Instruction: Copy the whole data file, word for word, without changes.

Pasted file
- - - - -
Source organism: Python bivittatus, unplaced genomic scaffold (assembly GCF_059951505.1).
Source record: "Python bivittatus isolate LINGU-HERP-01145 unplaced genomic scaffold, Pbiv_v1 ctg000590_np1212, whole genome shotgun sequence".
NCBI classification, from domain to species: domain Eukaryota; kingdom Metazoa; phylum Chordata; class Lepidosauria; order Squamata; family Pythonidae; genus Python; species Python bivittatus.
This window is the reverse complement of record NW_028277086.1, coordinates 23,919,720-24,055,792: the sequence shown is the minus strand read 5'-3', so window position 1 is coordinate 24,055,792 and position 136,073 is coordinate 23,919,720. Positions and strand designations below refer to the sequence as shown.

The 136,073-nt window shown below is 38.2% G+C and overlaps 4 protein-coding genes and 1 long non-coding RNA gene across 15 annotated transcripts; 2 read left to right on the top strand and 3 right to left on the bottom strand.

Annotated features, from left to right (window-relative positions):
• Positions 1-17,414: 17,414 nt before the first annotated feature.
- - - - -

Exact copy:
Source organism: Python bivittatus, unplaced genomic scaffold (assembly GCF_059951505.1).
Source record: "Python bivittatus isolate LINGU-HERP-01145 unplaced genomic scaffold, Pbiv_v1 ctg000590_np1212, whole genome shotgun sequence".
NCBI classification, from domain to species: domain Eukaryota; kingdom Metazoa; phylum Chordata; class Lepidosauria; order Squamata; family Pythonidae; genus Python; species Python bivittatus.
This window is the reverse complement of record NW_028277086.1, coordinates 23,919,720-24,055,792: the sequence shown is the minus strand read 5'-3', so window position 1 is coordinate 24,055,792 and position 136,073 is coordinate 23,919,720. Positions and strand designations below refer to the sequence as shown.

The 136,073-nt window shown below is 38.2% G+C and overlaps 4 protein-coding genes and 1 long non-coding RNA gene across 15 annotated transcripts; 2 read left to right on the top strand and 3 right to left on the bottom strand.

Annotated features, from left to right (window-relative positions):
• Positions 1-17,414: 17,414 nt before the first annotated feature.